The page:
The protagonist is Tambudzai, a girl whose life we learn of from the time she is about 5 and through her second year of high school. The tensions of the novel are two-fold. The first lies in Tambu's determination to defy tradition and go to school, as far and as long as she can, despite cultural values that limit formal education to boys. The second is the racism in Rhodesia. In response, some Africans sought the benefits (education, access to employment, even tap water) offered by the colonial powers to "good Africans" who played the game by the whites' rules, even cowering or cringing to appear less than they were. The protagonist LIKES those benefits but realizes the costs, psychologically and physically. She will learn, and love learning, but will never again be happy in the dung-floored, thatched roof homestead where she played happily as a child and survived on a diet mostly of sadza (cooked cornmeal), vegetables, and occasional milk.
Tambudzai's uncle--her father's oldest brother--clings to his traditional, highly respected role as head of the family, which imposes tremendous financial and time burdens. He also incorporates, and somewhat imposes, the new Christian faith that made possible his own education in South Africa and England. His two children, Chido and Nyasha, straddle the tightrope between "African" and "English" after living in England during their grammar-school years.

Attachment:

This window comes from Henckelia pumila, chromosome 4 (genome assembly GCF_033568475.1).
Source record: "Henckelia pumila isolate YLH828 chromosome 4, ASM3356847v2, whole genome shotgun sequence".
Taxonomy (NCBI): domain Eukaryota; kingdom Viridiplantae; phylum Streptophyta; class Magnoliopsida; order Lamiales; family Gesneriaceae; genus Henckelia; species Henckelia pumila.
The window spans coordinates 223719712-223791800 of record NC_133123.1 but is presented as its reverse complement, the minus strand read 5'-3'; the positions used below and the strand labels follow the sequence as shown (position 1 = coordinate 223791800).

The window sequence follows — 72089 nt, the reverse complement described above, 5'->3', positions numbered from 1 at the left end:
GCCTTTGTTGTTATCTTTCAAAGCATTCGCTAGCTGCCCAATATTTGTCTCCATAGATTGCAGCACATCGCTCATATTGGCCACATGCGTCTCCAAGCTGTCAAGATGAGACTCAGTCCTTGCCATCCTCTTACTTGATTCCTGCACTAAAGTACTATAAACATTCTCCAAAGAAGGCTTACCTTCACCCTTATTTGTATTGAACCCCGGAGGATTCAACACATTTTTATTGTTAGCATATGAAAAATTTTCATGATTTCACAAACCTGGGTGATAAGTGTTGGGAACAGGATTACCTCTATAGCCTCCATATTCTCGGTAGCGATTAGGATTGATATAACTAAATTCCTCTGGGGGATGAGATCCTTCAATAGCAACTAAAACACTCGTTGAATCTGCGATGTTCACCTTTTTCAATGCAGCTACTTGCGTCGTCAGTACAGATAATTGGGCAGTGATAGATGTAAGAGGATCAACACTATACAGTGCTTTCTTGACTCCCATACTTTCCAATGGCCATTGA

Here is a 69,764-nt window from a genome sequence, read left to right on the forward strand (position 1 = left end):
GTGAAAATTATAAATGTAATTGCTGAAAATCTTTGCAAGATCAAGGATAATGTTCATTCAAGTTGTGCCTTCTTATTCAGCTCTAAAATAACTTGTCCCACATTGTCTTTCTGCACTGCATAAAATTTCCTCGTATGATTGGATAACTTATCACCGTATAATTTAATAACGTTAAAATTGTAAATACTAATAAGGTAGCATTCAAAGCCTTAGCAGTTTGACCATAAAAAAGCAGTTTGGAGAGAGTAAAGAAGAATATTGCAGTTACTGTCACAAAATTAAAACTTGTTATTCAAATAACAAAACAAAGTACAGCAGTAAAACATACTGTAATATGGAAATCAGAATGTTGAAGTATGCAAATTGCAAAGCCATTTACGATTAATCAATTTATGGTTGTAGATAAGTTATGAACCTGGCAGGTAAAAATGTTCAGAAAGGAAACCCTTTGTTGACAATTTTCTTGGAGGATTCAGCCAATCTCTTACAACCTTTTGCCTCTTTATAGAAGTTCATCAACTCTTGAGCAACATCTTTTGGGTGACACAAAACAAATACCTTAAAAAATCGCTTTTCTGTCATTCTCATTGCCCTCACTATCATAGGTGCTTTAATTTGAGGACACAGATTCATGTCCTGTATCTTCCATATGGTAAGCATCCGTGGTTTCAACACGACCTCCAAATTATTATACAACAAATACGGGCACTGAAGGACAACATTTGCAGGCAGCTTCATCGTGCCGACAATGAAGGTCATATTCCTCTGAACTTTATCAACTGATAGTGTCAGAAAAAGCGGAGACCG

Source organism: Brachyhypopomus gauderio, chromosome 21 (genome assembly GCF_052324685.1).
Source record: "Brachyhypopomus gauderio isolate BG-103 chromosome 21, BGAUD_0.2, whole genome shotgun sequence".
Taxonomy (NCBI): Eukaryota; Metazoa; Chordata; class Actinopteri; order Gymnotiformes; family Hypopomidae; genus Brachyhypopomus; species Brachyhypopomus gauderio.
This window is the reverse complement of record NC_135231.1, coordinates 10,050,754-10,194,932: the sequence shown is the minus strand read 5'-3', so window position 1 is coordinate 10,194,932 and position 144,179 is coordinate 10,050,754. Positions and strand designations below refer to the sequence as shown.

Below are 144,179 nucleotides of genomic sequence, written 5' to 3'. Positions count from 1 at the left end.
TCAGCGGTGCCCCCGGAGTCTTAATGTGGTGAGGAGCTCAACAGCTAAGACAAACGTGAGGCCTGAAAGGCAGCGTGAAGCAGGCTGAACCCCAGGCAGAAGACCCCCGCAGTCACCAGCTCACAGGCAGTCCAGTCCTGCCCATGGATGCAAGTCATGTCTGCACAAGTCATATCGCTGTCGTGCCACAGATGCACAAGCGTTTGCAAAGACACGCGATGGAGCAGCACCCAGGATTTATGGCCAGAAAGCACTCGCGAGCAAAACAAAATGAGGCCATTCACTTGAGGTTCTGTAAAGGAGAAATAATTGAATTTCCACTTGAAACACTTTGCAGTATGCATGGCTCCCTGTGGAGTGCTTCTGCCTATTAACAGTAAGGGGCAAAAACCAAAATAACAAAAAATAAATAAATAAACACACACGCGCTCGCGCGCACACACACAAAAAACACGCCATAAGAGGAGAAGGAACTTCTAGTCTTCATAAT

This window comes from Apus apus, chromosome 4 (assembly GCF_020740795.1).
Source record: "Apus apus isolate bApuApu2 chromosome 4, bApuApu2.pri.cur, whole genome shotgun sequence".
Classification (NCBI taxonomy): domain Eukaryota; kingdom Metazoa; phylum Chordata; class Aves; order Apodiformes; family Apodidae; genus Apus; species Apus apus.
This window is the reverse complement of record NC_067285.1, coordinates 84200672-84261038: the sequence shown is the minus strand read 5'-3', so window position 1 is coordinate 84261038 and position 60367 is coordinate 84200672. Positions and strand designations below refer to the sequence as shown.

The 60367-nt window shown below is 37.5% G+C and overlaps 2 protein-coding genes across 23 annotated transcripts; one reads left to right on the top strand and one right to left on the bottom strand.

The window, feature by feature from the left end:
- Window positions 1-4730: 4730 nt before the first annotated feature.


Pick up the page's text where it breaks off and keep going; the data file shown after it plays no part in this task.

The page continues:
The societal and family tensions heighten as Nyasha, increasingly analyzes and criticizes the power of the white government and the missionaries. In this, she challenges her father, who is headmaster at a Protestant missionary school. This is a quadruple crime: child challenging elder; female challenging male; person who questions Christianity questioning Christian teaching; and someone who rejects the English system challenging someone who accepts it.
The opening epigraph reminds us"The condition of native is a nervous condition," citing Franz Fanon's study of the negative psychological effects of colonization in The Wretched of the Earth. Affirming the truth of this, two women important in Tambudzai's life succumb to "nervous conditions" that now have DSM-5 codes: depression and bulimia/anorexia, although a white psychiatrist consulted by her relatives asserts that Africans "did not suffer in the way we described" (p.201).
Tambu herself endures but we mourn the fate of the many in Zimbabwe who, since this book appeared in 1988, have continued to suffer. One site I consulted considered this book one of the top dozen novels of Africa. I found it fascinating but it ended too quickly. We Need New Names by NoViolet Bulawayo appeared in May 2013 and was shortlisted for the Man Booker Prize. This new work might provide the antidote I seek after the abrupt ending of Nervous Conditions.